By Mike Hoban
So, what are the talent lessons that companies can learn from the largely true-story movie Moneyball? The entertaining and drama-filled film is up for 6 Academy awards this year including one for best picture but this is more than a story about baseball. It’s a story about finding the right – and affordable – talent.
Here’s a brief synopsis for those who have not seen it yet or read the book on which it’s based. Billy Bean is the General Manager for the Oakland Athletics in 2002 and adopts a new quantitative method (“sabremetrcis”) of scouting players, a methodology employing a little used metric of “on base percentage” as a key indicator of talent. In the movie, the algorithm was developed by a young math whiz who is subsequently hired by Bean to identify “overlooked” talent, since Oakland’s personnel budget was miniscule compared to that of the competition.
The quantitative approach is derided by most of the baseball establishment because it was counter to the traditional player performance indicators used to identify talent. It also cut across the grain of relying on talent scouts’ judgment and experience, based largely on more traditional metrics. Fast forward - Bean proves the cynics and skeptics wrong and the Athletics, with a team of low salaried players who were undervalued and in some cases cast off by other teams makes the playoffs.
There is a Wikipedia link for those of you who want more detail.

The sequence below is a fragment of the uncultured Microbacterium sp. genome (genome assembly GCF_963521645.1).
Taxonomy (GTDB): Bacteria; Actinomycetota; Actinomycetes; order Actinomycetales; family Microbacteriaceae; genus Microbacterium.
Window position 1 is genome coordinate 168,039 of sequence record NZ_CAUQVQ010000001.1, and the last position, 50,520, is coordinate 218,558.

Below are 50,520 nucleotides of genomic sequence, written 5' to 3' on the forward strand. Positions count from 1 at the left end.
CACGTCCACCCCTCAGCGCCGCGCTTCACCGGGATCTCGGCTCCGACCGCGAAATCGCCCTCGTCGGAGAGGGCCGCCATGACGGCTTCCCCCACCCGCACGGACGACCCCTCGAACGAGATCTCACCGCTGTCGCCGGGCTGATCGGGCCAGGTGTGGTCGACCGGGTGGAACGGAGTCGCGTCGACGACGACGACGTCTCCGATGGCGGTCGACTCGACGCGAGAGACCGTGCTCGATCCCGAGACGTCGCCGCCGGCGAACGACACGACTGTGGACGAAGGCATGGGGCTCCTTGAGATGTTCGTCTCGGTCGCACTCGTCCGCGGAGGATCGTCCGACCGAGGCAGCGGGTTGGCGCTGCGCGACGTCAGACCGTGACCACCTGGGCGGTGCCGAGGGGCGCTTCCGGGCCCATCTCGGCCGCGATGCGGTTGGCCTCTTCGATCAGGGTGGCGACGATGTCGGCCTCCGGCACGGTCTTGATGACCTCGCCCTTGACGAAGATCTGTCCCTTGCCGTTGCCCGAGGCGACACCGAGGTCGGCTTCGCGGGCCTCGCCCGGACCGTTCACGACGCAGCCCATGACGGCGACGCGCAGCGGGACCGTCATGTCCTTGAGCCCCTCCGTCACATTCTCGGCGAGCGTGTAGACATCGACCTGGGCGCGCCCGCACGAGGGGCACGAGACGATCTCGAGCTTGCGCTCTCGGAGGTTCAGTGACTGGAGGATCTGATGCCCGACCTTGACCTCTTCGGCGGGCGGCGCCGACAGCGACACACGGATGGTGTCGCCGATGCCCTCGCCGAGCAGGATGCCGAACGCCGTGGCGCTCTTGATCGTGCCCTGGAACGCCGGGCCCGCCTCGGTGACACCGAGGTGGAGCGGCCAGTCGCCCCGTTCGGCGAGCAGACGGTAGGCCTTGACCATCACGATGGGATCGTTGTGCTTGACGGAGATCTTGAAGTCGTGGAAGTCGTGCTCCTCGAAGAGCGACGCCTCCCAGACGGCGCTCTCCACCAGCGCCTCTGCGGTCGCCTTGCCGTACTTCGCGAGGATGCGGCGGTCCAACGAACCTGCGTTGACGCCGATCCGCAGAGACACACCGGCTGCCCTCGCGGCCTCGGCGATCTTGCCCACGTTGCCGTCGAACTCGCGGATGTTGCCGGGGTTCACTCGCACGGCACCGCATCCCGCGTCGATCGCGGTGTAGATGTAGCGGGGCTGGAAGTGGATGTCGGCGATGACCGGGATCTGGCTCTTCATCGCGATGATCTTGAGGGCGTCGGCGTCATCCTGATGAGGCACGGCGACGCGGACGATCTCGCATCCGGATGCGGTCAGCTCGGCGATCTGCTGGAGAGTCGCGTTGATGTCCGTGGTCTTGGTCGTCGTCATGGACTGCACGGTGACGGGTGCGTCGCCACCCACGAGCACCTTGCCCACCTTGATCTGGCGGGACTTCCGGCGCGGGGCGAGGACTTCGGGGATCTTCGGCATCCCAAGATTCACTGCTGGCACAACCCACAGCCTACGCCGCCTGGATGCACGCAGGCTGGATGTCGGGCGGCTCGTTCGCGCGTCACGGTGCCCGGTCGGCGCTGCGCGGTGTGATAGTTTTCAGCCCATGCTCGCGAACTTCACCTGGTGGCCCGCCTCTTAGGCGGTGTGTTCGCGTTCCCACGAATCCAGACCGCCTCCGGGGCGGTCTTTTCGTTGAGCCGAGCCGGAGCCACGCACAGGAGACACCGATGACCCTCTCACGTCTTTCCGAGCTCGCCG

So back to the initial question – what is the “so what?” for companies regarding that talent acquisition story? Professional sports is a very different kind of industry than most, in which talent and the execution of talent is the overwhelming differentiator for win/loss success. Not technology, not market strategy, but talent. Besides, even if the metric of “on base percentage” is the holy grail of positive correlations for player (and team) success, what is the equivalent success genetic marker for those working in manufacturing or banking or healthcare? Good points both.
The lessons, therefore, are more about a concept rather than in the specific replication of the Moneyball tale. Even in sports other than baseball no one has suggested a new or creative performance metric to predict success which parallels the baseball example in the story.
So here are my takeaways:
• It’s possible to be very successful as an organization with associates and managers who lack what conventional wisdom would consider to be “Tier 1” credentials. Brand-name employment experience is a good thing, but so can be solid experience in an obscure no-name company. Ditto for education;
• It doesn’t take the biggest payroll to win. Super Bowl champion NY Giants rank #18 out of 32 NFL teams in payroll costs and the Super Bowl runner-up Patriots rank #23;
• Acquiring niche, non-superstar players who fit a system can be a formula for success. Granted, that goes against the popular principle of “top grading” but that’s the whole point of the story. Success through tried-and-true means would have made a far less compelling story;
• Sometimes finding the right talent for a role requires casting the net in unexpected or non-traditional directions as they did in Moneyball. For an important project management role, for instance, an organization might not only screen the internal data base for those having related PM experience but might also ask who has successfully orchestrated and organized a large wedding or a successful class reunion. Think about it - in both of those instances, planning and organizing skills are important as is relationship management to achieve the desired outcome;
• Accept that there is an element of risk in trying to find the uncut diamonds and be prepared to address that potential performance gap and move on. There was a higher degree of churn than usual in the Oakland club as General Manager Bean tried to assemble the right team using overlooked or under-appreciated players.
Readers – any other lessons you took from the story?
Mike Hoban is a Senior Consultant for Development Dimensions International (DDI). www.ddiworld.com